Moskau Memories

Jason Schwartz, one of the new co-chairs of our Committee, does a little game on our Facebook page. He takes little sections of four different cards and we’re supposed to guess who the player is.  Here’s a “Cardboard Detective” from May 15:

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Immediately I knew it was Paul Moskau. For reasons unknown, his 1978 Topps cards is indelibly burned in my brain. I’m not quite clear why Paul Moskau holds a secure place in my memory, but I have some theories.

Not that I didn’t have a keen eye on the Big Red Machine, but after Tom Seaver was traded to Cincinnati mid-1977, I was more attentive. Moskau was, as far as I recall, heralded as part of the new wave of Reds starters. He, along with Mike LaCoss, Bill Bonham, Mario Soto, and Frank Pastore were the pitching staff that would continue where Don Gullett, Jack Billingham and Clay Carroll left off.

Not sure why, at least where it comes to Moskau.  He had success in the low minors, but was clearly mediocre in AA. He didn’t get better in the big leagues.

Seaver was definitely the entry point, but I was hooked on these Reds pitchers. Moskau was my favorite, and I think a lot has to do with his 1978 card. It’s a solid picture, making him instantly known. I assume I saw him pitch, either at Shea Stadium or on TV, but, really, my knowledge of Paul Moskau’s look is through his cards. The cards, as they often did, came first.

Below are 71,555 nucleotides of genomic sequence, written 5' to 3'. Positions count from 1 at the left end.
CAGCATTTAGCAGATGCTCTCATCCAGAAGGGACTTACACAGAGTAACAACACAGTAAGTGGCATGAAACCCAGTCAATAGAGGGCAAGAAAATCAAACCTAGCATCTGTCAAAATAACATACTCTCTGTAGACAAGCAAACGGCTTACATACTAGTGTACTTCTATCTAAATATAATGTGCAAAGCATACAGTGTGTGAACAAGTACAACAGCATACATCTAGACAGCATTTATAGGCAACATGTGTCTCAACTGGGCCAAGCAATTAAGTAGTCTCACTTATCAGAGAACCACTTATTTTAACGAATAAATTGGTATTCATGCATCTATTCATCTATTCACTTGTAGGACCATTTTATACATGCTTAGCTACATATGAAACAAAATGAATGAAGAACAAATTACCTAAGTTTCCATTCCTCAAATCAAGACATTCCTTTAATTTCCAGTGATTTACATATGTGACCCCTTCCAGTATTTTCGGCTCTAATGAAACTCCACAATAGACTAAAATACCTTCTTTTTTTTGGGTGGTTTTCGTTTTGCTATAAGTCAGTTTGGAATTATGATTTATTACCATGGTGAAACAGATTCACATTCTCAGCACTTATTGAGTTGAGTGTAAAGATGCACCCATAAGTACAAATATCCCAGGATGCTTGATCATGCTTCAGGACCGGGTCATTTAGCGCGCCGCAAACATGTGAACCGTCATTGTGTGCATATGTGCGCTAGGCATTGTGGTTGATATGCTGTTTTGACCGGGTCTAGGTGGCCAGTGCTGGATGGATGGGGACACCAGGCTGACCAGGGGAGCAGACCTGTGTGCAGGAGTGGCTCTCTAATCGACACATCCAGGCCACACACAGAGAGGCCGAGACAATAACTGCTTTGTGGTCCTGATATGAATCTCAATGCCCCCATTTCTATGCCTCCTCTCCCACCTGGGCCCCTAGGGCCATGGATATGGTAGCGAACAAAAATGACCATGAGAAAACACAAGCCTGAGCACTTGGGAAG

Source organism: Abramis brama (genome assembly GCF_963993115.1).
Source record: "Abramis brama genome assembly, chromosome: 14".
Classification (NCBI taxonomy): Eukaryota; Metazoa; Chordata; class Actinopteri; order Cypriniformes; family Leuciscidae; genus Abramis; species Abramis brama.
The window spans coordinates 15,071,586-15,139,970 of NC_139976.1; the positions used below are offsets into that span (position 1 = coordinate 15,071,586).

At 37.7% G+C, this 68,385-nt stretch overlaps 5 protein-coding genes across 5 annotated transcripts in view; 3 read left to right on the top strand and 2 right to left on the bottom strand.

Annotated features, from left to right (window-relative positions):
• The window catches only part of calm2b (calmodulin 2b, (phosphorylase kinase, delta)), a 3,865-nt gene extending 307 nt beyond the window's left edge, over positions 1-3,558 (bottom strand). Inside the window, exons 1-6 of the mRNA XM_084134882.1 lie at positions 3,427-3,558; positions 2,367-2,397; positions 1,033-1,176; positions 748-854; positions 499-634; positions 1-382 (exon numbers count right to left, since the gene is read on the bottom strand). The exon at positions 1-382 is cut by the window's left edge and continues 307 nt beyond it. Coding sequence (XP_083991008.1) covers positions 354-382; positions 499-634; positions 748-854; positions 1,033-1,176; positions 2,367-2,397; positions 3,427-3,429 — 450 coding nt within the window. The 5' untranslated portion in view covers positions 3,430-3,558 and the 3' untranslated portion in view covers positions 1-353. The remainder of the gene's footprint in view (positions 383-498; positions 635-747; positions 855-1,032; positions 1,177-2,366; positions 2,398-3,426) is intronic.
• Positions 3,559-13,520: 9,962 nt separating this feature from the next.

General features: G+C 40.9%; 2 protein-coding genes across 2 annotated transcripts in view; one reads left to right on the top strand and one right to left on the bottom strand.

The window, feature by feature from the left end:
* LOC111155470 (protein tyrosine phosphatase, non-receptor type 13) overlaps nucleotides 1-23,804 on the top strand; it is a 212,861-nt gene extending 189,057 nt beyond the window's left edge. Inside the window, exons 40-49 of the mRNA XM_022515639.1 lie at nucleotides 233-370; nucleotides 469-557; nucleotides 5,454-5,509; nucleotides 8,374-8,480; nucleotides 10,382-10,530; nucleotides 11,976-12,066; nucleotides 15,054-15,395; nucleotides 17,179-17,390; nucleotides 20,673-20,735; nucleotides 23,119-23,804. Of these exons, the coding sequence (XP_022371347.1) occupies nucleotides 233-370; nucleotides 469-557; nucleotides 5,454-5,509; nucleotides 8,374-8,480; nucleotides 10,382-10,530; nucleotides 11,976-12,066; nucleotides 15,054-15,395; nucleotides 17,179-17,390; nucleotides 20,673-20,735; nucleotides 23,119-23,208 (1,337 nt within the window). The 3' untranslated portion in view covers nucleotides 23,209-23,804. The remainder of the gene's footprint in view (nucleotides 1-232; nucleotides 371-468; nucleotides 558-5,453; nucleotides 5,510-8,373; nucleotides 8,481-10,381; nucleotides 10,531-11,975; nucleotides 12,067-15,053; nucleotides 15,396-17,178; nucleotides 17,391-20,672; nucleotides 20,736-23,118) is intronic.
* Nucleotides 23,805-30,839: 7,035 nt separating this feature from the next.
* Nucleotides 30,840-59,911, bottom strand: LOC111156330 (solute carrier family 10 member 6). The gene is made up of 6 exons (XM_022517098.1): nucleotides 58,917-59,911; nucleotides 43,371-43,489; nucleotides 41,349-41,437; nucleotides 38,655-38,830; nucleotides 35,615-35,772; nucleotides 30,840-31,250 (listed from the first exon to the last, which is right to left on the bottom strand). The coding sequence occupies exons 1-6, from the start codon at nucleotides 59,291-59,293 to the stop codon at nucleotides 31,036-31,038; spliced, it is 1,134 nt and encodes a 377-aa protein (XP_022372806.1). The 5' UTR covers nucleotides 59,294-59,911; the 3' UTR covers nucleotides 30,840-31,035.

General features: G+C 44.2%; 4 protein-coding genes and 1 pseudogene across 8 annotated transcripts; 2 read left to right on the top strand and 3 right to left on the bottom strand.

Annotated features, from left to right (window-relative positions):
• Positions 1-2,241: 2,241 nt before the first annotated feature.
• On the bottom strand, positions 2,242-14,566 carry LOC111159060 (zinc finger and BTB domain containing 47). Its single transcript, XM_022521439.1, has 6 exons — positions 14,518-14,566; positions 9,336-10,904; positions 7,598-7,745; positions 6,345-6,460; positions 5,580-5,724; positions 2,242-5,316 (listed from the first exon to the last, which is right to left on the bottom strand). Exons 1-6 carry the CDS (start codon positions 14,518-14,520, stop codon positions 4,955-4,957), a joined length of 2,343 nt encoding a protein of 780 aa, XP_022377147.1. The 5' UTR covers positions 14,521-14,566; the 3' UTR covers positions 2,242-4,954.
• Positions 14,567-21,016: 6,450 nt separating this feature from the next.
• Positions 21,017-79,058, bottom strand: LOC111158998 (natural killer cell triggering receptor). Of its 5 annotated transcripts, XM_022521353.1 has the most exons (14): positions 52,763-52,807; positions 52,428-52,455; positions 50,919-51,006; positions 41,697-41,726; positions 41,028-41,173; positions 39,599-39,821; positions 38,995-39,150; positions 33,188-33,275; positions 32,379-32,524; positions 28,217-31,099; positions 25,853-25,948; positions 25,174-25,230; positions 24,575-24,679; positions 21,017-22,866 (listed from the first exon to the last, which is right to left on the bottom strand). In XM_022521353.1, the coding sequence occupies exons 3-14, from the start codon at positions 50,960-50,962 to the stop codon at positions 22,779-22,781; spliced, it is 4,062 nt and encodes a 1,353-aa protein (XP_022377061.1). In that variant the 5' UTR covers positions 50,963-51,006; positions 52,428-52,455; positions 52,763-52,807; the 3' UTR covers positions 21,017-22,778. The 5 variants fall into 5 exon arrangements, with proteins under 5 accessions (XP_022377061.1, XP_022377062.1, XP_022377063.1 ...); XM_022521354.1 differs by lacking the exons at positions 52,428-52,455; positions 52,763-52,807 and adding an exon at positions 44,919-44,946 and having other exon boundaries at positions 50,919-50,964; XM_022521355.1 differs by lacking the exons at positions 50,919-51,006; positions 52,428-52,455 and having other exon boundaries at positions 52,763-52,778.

Moskau floundered in the majors, his best ERA+ coming in the 1977 season, when he was slightly below average (98). He bottomed out at 57 with the Cubs in 1983 and was gone.

The Cubs? I had no idea he was with Chicago, and with the Pirates the year before? No way. If you had asked me about Paul Moskau’s career, and there’s no reason why you would have, I would have bet that he was a lifelong Red. Why? BECAUSE THERE ARE NO CARDS OF HIM ON ANY OTHER TEAM! I read a lot of books and magazines about baseball back then, and watched a lot of games, but it was in the cards that I relied on where players played and how they appeared.

I’m glad I recently discovered this about Moskau. I still have a fond spot for him in my baseball memories. Here’s something I have, picked up in Cooperstown for a couple of bucks.